The big case last week was Commonwealth v. U.S. Dep’t of Health & Human Servs. out of the 1st Circuit, which found Sec. 3 of the Defense of Marriage Act, 1 U.S.C. 7 (“DOMA”) unconstitutional. Section 3 denies federal economic and other benefits to same-sex couples lawfully married in Massachusetts and to surviving spouses from those couples, by defining “marriage” as “only a legal union between one man and one woman.” “Spouse” refers “only to a person of the opposite sex who is a husband or a wife.” The court applied “a closer than usual review” based on discrepant impact among married couples and on the importance of state interests in regulating marriage and tested the rationales for DOMA, considering Supreme Court precedent limiting which rationales can be counted and the force of certain rationales.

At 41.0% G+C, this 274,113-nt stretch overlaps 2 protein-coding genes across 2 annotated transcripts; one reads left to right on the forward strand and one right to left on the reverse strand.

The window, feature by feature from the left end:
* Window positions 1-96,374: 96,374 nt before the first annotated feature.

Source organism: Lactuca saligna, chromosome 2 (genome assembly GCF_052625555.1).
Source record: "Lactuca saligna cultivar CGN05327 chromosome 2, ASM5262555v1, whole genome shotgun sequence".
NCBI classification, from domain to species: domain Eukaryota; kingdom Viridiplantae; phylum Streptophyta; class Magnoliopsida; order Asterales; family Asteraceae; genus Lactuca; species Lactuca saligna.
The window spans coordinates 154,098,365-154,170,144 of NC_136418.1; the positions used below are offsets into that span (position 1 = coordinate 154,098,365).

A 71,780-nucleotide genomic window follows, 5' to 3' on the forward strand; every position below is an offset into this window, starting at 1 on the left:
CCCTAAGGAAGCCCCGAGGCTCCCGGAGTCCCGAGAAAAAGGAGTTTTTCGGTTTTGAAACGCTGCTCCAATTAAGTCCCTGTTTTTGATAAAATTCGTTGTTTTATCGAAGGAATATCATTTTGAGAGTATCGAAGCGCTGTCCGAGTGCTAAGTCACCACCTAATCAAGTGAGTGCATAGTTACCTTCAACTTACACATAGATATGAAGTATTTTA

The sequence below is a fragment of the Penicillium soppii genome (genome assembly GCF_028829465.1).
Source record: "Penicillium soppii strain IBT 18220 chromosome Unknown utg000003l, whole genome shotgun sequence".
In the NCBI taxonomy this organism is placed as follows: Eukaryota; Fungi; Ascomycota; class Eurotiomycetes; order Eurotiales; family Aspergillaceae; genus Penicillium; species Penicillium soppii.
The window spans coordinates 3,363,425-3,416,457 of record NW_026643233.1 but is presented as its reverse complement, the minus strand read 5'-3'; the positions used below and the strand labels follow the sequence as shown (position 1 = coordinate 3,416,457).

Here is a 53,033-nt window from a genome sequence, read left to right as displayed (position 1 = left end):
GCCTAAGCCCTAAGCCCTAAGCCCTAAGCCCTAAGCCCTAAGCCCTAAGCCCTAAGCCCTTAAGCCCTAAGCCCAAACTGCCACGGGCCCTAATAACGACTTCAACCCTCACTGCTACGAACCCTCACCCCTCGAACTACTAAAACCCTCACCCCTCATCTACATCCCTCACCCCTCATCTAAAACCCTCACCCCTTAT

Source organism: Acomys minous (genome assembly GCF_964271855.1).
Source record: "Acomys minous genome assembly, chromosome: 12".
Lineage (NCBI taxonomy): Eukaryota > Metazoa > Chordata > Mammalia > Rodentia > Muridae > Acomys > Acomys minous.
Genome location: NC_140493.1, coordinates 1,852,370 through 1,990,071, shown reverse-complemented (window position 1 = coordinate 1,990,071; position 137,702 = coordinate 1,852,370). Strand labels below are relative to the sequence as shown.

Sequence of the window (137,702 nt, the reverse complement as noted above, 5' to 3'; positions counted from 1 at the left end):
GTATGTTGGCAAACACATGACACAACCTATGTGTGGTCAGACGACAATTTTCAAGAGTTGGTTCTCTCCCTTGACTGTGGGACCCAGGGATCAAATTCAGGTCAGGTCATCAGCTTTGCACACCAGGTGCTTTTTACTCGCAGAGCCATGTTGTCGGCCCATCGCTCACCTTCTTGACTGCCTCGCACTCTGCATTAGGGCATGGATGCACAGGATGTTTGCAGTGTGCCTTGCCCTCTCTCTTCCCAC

On Monday, the U.S. Bankruptcy Court for the Central District of California, in Los Angeles, made an unusual ruling for a bankruptcy court: it declared Section 3 of the Defense of Marriage Act (DOMA) unconstitutional. In that case, a legally married same-sex couple in California tried to file a joint petition for Chapter 13 bankruptcy. The U.S. trustee filed a motion to dismiss on the grounds that the two men were ineligible to file a joint petition because the federal government did not recognize them as married, and the bankruptcy code allows only married couples to file joint petitions. The court denied the motion to dismiss, concluding that no “valid governmental interest is advanced by DOMA as applied to the Debtors.”
Two months ago, a huge celebration marked the repeal of “Don’t Ask, Don’t Tell” (DADT), the policy that allowed the military to treat gays and lesbians differently than heterosexual members of the armed forces. The repeal represented a big win for the LGBT community.